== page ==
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Reed’s district could be eliminated as NY loses congressional seat

WRVO Public Media File Photo
Rep. Tom Reed (R-Corning)

Following the 2020 census, New York state will lose one congressional seat, and it could happen in upstate New York, where population growth has slowed. The district of Finger Lakes Rep. Tom Reed (R-Corning), who is not seeking reelection, could be the one that gets eliminated.

An independent commission, chosen by the Democratic and Republican legislative leaders, will receive more detailed census data later this year, before they redraw the district lines. Grant Reeher, director of the Campbell Public Affairs Institute and a professor of political science at Syracuse University, said members of Congress will lobby the process to protect their own interests. That means the district of someone like Reed, who’s not running again, is a more likely target.

“There won’t be someone there arguing against or for a redistricting line in the same way that you would have if someone was actually an incumbent and running again,” Reeher said.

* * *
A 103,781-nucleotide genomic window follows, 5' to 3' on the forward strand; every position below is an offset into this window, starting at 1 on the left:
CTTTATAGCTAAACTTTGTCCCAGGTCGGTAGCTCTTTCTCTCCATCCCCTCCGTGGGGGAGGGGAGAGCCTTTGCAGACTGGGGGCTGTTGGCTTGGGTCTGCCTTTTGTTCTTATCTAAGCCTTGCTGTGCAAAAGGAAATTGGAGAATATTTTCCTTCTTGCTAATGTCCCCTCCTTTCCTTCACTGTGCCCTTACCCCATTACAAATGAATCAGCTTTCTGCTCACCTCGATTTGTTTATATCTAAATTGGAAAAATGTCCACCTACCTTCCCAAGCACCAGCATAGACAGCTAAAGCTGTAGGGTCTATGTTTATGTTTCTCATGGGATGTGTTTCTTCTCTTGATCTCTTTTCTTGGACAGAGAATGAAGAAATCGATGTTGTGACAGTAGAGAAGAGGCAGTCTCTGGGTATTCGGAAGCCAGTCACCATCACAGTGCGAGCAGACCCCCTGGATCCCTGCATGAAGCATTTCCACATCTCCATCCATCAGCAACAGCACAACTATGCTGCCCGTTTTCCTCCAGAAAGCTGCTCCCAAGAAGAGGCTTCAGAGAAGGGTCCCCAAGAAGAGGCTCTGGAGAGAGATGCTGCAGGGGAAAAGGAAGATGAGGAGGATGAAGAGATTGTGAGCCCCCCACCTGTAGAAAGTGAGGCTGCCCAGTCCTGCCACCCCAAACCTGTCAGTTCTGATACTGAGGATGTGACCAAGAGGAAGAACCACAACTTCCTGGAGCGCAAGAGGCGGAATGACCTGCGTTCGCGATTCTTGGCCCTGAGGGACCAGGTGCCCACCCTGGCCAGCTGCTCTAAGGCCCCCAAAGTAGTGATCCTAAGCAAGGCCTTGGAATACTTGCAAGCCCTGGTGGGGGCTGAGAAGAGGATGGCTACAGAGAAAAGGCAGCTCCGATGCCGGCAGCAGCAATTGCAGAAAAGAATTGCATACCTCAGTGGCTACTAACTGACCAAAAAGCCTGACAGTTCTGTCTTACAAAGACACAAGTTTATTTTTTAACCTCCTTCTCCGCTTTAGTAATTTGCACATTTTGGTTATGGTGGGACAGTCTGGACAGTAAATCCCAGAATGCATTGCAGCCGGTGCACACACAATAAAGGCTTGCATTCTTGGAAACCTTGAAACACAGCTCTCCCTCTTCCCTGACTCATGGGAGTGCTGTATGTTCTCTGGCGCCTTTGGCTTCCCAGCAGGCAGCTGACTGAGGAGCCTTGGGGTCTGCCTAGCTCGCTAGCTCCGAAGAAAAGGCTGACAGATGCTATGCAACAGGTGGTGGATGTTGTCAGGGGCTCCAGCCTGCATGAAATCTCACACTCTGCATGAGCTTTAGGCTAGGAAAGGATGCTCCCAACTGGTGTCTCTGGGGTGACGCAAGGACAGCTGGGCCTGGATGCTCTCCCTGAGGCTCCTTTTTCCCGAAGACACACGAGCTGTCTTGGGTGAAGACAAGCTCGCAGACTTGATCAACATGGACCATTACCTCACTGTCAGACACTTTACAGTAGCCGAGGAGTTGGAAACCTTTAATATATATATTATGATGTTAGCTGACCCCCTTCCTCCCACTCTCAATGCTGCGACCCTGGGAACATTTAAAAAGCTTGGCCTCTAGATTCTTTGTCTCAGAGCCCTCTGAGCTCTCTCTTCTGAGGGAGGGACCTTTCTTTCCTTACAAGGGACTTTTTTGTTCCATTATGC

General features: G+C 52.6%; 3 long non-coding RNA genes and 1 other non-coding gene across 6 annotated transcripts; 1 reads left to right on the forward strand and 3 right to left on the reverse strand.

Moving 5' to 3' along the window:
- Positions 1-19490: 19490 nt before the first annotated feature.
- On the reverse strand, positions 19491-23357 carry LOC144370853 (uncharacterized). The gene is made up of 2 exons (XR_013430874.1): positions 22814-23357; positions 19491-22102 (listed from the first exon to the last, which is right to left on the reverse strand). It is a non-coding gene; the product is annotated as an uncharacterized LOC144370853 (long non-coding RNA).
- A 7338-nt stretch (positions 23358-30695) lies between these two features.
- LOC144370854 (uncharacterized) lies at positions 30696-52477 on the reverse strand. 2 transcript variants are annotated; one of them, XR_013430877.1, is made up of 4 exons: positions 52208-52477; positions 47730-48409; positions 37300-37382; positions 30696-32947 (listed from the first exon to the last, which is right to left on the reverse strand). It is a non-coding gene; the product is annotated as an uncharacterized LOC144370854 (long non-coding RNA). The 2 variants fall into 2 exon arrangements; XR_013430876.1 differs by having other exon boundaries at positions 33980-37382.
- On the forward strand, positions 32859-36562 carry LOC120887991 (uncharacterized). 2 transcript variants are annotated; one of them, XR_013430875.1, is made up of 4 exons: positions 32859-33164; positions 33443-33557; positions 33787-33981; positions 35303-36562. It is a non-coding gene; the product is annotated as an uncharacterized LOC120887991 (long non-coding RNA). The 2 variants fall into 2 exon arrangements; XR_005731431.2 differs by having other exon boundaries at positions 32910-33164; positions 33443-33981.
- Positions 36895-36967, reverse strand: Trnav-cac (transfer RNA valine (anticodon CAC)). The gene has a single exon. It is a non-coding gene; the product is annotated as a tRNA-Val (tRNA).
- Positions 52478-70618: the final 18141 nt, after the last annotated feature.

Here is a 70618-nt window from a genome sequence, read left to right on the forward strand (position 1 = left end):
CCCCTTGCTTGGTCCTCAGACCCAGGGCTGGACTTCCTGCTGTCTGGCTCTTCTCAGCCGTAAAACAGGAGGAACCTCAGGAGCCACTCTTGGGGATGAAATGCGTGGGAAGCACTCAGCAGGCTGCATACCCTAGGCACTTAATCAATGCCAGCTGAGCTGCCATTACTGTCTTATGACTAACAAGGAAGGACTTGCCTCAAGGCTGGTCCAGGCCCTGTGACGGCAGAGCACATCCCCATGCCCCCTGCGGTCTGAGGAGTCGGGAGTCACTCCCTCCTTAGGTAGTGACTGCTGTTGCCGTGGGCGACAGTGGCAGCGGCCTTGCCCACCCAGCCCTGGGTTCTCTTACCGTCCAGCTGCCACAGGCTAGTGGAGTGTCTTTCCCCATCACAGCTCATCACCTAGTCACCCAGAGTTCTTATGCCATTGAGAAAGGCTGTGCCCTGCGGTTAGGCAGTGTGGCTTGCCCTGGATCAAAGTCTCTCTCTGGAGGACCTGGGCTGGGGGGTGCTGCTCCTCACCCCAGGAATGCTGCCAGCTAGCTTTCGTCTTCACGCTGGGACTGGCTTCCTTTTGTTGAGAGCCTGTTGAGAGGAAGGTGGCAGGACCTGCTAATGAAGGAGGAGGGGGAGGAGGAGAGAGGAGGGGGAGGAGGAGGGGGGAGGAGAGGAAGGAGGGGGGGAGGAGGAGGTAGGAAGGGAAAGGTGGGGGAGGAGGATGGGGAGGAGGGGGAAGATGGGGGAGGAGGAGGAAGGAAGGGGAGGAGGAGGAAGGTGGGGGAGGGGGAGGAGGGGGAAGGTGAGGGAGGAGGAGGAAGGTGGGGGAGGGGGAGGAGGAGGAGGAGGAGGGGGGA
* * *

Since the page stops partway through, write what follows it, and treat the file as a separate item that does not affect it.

The last time the state went through a redistricting process, the two congressional districts that were eliminated had representatives that weren’t running for reelection. Reeher said the districts next to the one that gets eliminated will also be affected, and will have incumbents watching the process closely, trying to influence it. Reed’s district stretches from western New York, across the Southern Tier to the city of Ithaca, next to Mohawk Valley Rep. Claudia Tenney’s (R-New Hartford) district. She only won her most recent election by 109 votes.

“Any change in that district could be really important,” Reeher said.  

The state Legislature or the governor could also reject the plans of the redistricting commission, giving Democrats the advantage to decide how district lines are drawn.

Tom Magnarelli is a reporter covering the central New York and Syracuse area. He joined WRVO as a freelance reporter in 2012 while a student at Syracuse University and was hired full time in 2015. He has reported extensively on politics, education, arts and culture and other issues around central New York.